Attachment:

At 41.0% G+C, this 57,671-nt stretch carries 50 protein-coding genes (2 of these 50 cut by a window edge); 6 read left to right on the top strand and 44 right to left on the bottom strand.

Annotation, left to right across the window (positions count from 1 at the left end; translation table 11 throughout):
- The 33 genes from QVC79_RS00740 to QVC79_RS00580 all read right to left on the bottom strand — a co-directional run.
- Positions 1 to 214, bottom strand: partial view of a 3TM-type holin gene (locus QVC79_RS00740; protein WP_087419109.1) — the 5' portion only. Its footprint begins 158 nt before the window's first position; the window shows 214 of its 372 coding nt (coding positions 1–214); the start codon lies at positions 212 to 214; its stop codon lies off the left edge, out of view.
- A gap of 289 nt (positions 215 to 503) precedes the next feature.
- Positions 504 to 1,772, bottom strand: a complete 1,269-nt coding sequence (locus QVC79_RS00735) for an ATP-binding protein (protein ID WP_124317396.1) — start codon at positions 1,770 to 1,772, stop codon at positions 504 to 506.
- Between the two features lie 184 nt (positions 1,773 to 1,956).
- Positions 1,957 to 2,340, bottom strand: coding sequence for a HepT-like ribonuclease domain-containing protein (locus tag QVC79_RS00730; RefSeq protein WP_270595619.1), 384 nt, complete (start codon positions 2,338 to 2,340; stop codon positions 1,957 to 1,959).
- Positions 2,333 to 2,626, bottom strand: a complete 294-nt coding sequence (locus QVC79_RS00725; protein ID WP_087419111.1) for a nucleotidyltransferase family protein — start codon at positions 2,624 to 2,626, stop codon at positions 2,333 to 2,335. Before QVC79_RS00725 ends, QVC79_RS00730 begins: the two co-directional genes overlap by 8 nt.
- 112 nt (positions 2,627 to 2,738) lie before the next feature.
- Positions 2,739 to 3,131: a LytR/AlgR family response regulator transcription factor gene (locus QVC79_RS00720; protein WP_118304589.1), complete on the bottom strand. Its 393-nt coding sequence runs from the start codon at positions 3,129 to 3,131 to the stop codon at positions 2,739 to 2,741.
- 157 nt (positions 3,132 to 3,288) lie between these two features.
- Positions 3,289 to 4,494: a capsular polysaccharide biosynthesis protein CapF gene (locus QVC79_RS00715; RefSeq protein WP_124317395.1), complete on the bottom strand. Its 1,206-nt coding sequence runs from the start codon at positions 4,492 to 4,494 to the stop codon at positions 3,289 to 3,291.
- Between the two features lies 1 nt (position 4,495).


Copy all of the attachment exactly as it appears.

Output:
At 41.0% G+C, this 57,671-nt stretch carries 50 protein-coding genes (2 of these 50 cut by a window edge); 6 read left to right on the top strand and 44 right to left on the bottom strand.

Annotation, left to right across the window (positions count from 1 at the left end; translation table 11 throughout):
- The 33 genes from QVC79_RS00740 to QVC79_RS00580 all read right to left on the bottom strand — a co-directional run.
- Positions 1 to 214, bottom strand: partial view of a 3TM-type holin gene (locus QVC79_RS00740; protein WP_087419109.1) — the 5' portion only. Its footprint begins 158 nt before the window's first position; the window shows 214 of its 372 coding nt (coding positions 1–214); the start codon lies at positions 212 to 214; its stop codon lies off the left edge, out of view.
- A gap of 289 nt (positions 215 to 503) precedes the next feature.
- Positions 504 to 1,772, bottom strand: a complete 1,269-nt coding sequence (locus QVC79_RS00735) for an ATP-binding protein (protein ID WP_124317396.1) — start codon at positions 1,770 to 1,772, stop codon at positions 504 to 506.
- Between the two features lie 184 nt (positions 1,773 to 1,956).
- Positions 1,957 to 2,340, bottom strand: coding sequence for a HepT-like ribonuclease domain-containing protein (locus tag QVC79_RS00730; RefSeq protein WP_270595619.1), 384 nt, complete (start codon positions 2,338 to 2,340; stop codon positions 1,957 to 1,959).
- Positions 2,333 to 2,626, bottom strand: a complete 294-nt coding sequence (locus QVC79_RS00725; protein ID WP_087419111.1) for a nucleotidyltransferase family protein — start codon at positions 2,624 to 2,626, stop codon at positions 2,333 to 2,335. Before QVC79_RS00725 ends, QVC79_RS00730 begins: the two co-directional genes overlap by 8 nt.
- 112 nt (positions 2,627 to 2,738) lie before the next feature.
- Positions 2,739 to 3,131: a LytR/AlgR family response regulator transcription factor gene (locus QVC79_RS00720; protein WP_118304589.1), complete on the bottom strand. Its 393-nt coding sequence runs from the start codon at positions 3,129 to 3,131 to the stop codon at positions 2,739 to 2,741.
- 157 nt (positions 3,132 to 3,288) lie between these two features.
- Positions 3,289 to 4,494: a capsular polysaccharide biosynthesis protein CapF gene (locus QVC79_RS00715; RefSeq protein WP_124317395.1), complete on the bottom strand. Its 1,206-nt coding sequence runs from the start codon at positions 4,492 to 4,494 to the stop codon at positions 3,289 to 3,291.
- Between the two features lies 1 nt (position 4,495).